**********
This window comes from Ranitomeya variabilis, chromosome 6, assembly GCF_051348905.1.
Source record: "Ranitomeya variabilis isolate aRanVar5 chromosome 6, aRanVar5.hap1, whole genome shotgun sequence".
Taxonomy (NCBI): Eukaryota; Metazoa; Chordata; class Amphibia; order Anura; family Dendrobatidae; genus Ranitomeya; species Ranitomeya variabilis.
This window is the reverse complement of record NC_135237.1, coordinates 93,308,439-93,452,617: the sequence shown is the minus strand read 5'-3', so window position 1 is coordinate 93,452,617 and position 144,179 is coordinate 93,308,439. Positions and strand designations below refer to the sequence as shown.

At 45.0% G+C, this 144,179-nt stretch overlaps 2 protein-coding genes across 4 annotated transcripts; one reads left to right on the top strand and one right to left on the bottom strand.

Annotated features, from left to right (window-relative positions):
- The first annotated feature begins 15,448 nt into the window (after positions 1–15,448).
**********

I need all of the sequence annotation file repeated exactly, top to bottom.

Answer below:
This window comes from Ranitomeya variabilis, chromosome 6, assembly GCF_051348905.1.
Source record: "Ranitomeya variabilis isolate aRanVar5 chromosome 6, aRanVar5.hap1, whole genome shotgun sequence".
Taxonomy (NCBI): Eukaryota; Metazoa; Chordata; class Amphibia; order Anura; family Dendrobatidae; genus Ranitomeya; species Ranitomeya variabilis.
This window is the reverse complement of record NC_135237.1, coordinates 93,308,439-93,452,617: the sequence shown is the minus strand read 5'-3', so window position 1 is coordinate 93,452,617 and position 144,179 is coordinate 93,308,439. Positions and strand designations below refer to the sequence as shown.

At 45.0% G+C, this 144,179-nt stretch overlaps 2 protein-coding genes across 4 annotated transcripts; one reads left to right on the top strand and one right to left on the bottom strand.

Annotated features, from left to right (window-relative positions):
- The first annotated feature begins 15,448 nt into the window (after positions 1–15,448).